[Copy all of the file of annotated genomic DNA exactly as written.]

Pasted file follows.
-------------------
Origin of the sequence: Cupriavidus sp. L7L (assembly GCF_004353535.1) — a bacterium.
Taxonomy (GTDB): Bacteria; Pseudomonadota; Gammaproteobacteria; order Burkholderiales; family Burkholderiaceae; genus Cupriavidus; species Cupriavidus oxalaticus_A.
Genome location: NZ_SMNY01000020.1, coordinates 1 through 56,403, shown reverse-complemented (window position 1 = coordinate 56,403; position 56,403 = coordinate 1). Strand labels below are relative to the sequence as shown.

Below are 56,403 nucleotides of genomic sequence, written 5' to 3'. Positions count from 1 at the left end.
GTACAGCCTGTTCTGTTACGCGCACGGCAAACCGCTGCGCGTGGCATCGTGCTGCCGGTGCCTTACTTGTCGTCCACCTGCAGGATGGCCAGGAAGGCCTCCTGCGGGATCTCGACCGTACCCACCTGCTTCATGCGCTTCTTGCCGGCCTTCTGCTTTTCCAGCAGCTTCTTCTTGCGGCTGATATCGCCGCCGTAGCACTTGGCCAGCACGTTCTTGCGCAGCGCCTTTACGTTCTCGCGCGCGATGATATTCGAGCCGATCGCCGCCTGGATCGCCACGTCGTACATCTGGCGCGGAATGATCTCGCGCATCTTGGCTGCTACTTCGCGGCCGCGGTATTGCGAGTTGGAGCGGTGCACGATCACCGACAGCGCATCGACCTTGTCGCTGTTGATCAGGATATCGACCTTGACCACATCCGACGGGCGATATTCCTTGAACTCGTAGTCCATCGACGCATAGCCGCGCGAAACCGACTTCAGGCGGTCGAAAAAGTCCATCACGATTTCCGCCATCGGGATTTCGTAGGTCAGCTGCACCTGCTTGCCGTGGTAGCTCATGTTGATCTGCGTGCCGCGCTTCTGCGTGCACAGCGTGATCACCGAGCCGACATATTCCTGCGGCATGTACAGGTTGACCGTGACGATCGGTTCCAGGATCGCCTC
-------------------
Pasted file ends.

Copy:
Origin of the sequence: Cupriavidus sp. L7L (assembly GCF_004353535.1) — a bacterium.
Taxonomy (GTDB): Bacteria; Pseudomonadota; Gammaproteobacteria; order Burkholderiales; family Burkholderiaceae; genus Cupriavidus; species Cupriavidus oxalaticus_A.
Genome location: NZ_SMNY01000020.1, coordinates 1 through 56,403, shown reverse-complemented (window position 1 = coordinate 56,403; position 56,403 = coordinate 1). Strand labels below are relative to the sequence as shown.

Below are 56,403 nucleotides of genomic sequence, written 5' to 3'. Positions count from 1 at the left end.
GTACAGCCTGTTCTGTTACGCGCACGGCAAACCGCTGCGCGTGGCATCGTGCTGCCGGTGCCTTACTTGTCGTCCACCTGCAGGATGGCCAGGAAGGCCTCCTGCGGGATCTCGACCGTACCCACCTGCTTCATGCGCTTCTTGCCGGCCTTCTGCTTTTCCAGCAGCTTCTTCTTGCGGCTGATATCGCCGCCGTAGCACTTGGCCAGCACGTTCTTGCGCAGCGCCTTTACGTTCTCGCGCGCGATGATATTCGAGCCGATCGCCGCCTGGATCGCCACGTCGTACATCTGGCGCGGAATGATCTCGCGCATCTTGGCTGCTACTTCGCGGCCGCGGTATTGCGAGTTGGAGCGGTGCACGATCACCGACAGCGCATCGACCTTGTCGCTGTTGATCAGGATATCGACCTTGACCACATCCGACGGGCGATATTCCTTGAACTCGTAGTCCATCGACGCATAGCCGCGCGAAACCGACTTCAGGCGGTCGAAAAAGTCCATCACGATTTCCGCCATCGGGATTTCGTAGGTCAGCTGCACCTGCTTGCCGTGGTAGCTCATGTTGATCTGCGTGCCGCGCTTCTGCGTGCACAGCGTGATCACCGAGCCGACATATTCCTGCGGCATGTACAGGTTGACCGTGACGATCGGTTCCAGGATCGCCTC